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Focus on Agriculture

February 03, 2016

Ethanol and the Volatile Oil Market

By Stewart Truelsen

Download a 60-second audio version of this column at Stewart Focus.

The renewable fuels industry and Big Oil don’t share the same vision for the future of motor fuel. One sees a lower-carbon future and the other doesn’t, but both are affected by the slump in commodity prices. The price of ethanol generally tracks with the price of gasoline and the barrel price of crude oil. The steep slide in oil prices has affected ethanol producers, but not to the same extent as domestic oil producers.

According to Bob Dinneen, CEO and president of the Renewable Fuels Association, “The industry is doing okay, not great. We as an industry are prepared for this kind of thing. We have weathered storms in the past, and we will weather this one.”

The main input costs for ethanol are corn and natural gas. Dinneen says that low corn prices are helping ethanol producers keep the doors open, but he doesn’t like to see it that way. “Many of our producer members are farmer-owned cooperatives. They got into this business to increase farm income and help the rural economy.”

The decline in oil prices is creating another problem for ethanol producers—stepped-up attacks on ethanol financed or encouraged by the oil industry. “Maybe they are looking for any place they can recover market share,” suggests Dinneen, “But I think what has prompted the attacks is simply our success. We are in 10 percent of the nation’s motor fuel. They do not want to see the industry grow any more.”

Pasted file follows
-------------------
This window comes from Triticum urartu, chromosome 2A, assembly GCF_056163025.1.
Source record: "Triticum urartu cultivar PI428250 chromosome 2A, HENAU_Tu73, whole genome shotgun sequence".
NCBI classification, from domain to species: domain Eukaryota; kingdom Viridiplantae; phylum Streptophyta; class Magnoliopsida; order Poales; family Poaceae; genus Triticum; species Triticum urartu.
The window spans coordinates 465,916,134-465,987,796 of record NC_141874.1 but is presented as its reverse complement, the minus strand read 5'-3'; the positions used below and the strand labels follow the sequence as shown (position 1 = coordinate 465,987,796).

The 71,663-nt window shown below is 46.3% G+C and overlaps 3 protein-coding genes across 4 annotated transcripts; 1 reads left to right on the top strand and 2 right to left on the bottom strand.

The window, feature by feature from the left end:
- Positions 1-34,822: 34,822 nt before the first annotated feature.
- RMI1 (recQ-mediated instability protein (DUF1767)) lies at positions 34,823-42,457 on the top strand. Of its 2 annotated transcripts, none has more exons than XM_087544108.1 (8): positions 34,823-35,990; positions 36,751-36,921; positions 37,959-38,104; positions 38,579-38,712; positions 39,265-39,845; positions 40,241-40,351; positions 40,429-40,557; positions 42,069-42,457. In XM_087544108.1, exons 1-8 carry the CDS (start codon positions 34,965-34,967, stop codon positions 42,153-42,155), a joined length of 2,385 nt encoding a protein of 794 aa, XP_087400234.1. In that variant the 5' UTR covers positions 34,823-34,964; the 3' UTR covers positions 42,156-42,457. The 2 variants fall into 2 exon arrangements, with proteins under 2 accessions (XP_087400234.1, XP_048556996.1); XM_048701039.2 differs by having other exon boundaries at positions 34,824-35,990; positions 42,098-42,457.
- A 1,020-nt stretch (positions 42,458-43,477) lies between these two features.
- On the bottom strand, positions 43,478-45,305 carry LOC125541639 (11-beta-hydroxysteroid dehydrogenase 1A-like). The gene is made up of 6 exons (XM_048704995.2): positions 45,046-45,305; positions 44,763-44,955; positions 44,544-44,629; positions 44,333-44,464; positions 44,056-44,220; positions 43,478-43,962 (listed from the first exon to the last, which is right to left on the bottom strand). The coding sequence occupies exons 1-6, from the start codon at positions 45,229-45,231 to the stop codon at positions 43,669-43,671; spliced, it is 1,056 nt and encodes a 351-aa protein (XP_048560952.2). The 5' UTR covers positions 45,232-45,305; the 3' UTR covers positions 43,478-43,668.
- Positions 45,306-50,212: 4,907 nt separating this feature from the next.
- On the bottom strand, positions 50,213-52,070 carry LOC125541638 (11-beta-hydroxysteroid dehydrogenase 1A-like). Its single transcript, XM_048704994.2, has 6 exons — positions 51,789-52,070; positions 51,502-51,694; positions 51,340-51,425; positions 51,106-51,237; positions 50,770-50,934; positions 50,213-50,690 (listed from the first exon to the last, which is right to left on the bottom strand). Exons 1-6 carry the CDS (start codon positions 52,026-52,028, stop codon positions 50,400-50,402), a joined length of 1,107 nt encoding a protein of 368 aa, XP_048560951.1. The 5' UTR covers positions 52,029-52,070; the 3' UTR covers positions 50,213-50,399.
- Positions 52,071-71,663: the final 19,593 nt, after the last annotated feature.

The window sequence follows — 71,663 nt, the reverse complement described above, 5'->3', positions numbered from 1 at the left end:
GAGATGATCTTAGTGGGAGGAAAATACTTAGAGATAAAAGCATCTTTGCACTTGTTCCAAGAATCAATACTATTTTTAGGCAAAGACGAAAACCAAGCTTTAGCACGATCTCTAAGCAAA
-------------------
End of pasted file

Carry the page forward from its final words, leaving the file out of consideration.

Growth is what the industry has in mind with the expansion of E15 and E85 fuels. Sales have been held back by the lack of infrastructure at the pump and acceptance by carmakers. However, E15 is now approved by car manufacturers for use in more than 70 percent of new vehicles, a jump from last year.

At the same time, the Agriculture Department is partnering with 21 states through the Biofuel Infrastructure Partnership to increase the number of pumps, storage and related infrastructure to offer higher blends.

Dinneen praised USDA and Secretary Tom Vilsack for the agency’s commitment to renewable fuels, but was disappointed in the decision of another federal agency. Late last year the Environmental Protection Agency trimmed the Renewable Fuel Standard, the volume requirements that had been set by Congress. The RFS is the amount of biofuel that refiners are required to blend into motor fuel. The mandate is a prime target of the oil industry and other critics who seek to eliminate it altogether and halt the advance of renewables.

“If the EPA is going to put artificial constraints on the growth of the ethanol market in this country, we will build markets elsewhere,” says Dinneen. Ethanol is especially valued around the world for its octane-boosting quality. U.S. ethanol producers already are exporting to more than 60 countries, including the United Arab Emirates.

The volatility of the crude oil market and the havoc it plays with the world economy is just one more reason to embrace alternatives to petroleum and move forward with cleaner American-made fuels on the way to energy independence.

Stewart Truelsen, a food and agriculture freelance writer, is a regular contributor to the Focus on Agriculture series.